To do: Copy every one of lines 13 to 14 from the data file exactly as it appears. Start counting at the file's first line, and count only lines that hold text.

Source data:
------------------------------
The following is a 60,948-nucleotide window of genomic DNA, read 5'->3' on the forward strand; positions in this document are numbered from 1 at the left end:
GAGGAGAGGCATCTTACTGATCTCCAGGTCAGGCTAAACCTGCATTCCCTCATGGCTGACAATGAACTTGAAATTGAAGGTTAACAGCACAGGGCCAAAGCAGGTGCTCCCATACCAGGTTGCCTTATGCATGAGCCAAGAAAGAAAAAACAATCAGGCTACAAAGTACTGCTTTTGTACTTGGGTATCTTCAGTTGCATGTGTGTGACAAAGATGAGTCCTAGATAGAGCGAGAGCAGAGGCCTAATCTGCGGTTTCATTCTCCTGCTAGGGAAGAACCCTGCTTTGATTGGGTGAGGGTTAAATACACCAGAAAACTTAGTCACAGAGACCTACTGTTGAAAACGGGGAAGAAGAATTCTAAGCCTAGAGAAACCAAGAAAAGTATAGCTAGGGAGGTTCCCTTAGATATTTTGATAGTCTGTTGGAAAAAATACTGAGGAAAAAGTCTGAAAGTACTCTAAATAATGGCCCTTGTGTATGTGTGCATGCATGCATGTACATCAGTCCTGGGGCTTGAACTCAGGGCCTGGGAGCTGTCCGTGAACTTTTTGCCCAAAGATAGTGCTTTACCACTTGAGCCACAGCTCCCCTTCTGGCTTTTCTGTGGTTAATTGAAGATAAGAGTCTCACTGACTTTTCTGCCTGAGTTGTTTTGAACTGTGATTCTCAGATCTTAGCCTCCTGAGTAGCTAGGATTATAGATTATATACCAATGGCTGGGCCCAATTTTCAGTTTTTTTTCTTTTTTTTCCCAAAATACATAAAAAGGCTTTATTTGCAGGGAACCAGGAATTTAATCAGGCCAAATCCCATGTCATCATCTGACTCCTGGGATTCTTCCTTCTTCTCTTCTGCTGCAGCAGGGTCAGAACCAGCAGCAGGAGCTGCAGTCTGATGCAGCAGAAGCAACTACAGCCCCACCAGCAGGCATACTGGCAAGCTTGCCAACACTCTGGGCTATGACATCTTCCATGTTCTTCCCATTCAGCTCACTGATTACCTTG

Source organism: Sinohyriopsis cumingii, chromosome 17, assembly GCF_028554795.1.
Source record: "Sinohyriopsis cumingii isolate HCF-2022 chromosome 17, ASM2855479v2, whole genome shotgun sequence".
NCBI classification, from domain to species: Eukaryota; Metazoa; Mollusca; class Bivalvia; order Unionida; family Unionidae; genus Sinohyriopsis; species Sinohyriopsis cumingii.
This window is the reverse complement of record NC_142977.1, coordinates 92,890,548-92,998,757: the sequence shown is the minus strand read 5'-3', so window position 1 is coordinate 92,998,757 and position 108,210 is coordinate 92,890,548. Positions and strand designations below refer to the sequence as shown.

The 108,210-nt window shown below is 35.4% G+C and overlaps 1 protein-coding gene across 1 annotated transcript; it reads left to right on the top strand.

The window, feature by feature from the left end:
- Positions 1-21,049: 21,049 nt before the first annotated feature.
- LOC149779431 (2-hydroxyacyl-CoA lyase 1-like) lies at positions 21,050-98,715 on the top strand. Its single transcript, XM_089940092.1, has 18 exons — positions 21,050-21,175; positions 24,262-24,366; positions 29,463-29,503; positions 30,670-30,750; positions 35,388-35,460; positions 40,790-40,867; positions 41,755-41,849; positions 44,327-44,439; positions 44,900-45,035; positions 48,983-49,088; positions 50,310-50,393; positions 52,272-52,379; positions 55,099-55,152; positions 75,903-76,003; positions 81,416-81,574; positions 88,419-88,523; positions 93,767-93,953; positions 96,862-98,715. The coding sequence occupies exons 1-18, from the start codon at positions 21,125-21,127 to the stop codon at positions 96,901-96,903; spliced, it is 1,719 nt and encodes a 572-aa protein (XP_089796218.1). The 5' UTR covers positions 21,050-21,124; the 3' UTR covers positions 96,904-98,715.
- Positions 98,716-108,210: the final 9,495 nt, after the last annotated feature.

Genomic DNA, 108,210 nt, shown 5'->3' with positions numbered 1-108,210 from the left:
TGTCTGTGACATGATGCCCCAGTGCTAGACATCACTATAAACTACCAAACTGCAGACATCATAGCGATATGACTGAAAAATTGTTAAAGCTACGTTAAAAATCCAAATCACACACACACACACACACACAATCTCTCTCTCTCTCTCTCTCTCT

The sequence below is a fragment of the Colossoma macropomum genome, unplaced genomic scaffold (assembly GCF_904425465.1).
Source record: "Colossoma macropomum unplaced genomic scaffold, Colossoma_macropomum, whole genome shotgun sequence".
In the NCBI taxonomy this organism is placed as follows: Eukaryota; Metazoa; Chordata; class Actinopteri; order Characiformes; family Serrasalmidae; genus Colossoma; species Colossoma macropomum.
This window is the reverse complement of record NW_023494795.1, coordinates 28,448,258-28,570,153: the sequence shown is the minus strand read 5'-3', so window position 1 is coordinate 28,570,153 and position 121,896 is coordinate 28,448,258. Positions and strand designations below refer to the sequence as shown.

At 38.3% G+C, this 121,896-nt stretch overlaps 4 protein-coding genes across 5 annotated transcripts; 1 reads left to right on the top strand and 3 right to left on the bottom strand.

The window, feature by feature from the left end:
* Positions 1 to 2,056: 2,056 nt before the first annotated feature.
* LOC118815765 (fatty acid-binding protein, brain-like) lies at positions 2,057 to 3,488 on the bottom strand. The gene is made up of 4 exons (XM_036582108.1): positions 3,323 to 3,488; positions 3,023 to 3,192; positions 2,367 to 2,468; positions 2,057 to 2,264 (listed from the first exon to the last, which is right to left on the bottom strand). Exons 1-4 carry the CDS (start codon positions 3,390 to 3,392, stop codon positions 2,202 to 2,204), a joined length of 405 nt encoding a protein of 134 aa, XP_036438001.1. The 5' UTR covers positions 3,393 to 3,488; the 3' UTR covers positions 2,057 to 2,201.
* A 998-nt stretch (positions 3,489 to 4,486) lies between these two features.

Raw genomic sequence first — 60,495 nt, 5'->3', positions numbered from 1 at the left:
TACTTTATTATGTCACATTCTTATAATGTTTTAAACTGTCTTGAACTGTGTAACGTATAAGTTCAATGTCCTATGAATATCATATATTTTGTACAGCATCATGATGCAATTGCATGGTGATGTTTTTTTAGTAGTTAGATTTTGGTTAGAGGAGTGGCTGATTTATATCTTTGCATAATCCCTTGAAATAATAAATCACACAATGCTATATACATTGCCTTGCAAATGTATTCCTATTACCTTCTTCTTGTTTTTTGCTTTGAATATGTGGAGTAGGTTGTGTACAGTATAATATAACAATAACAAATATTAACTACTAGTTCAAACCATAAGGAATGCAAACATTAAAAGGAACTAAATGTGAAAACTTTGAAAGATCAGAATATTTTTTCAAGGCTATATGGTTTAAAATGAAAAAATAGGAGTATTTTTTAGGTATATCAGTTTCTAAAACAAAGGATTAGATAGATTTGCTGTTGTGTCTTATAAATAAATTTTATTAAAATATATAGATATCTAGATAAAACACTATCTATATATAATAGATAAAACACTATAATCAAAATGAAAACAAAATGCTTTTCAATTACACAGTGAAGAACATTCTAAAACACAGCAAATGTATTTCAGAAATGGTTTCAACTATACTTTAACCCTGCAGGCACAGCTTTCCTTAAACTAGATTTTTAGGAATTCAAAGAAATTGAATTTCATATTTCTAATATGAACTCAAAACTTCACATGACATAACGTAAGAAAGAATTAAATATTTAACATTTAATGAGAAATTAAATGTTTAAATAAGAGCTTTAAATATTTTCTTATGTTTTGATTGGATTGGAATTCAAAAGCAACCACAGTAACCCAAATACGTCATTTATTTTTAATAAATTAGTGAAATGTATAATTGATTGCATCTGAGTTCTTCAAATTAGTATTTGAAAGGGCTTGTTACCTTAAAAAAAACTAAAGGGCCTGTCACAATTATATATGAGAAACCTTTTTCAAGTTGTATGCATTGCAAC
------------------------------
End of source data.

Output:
TGTCTGTGACATGATGCCCCAGTGCTAGACATCACTATAAACTACCAAACTGCAGACATCATAGCGATATGACTGAAAAATTGTTAAAGCTACGTTAAAAATCCAAATCACACACACACACACACACACAATCTCTCTCTCTCTCTCTCTCTCT

The sequence below is a fragment of the Colossoma macropomum genome, unplaced genomic scaffold (assembly GCF_904425465.1).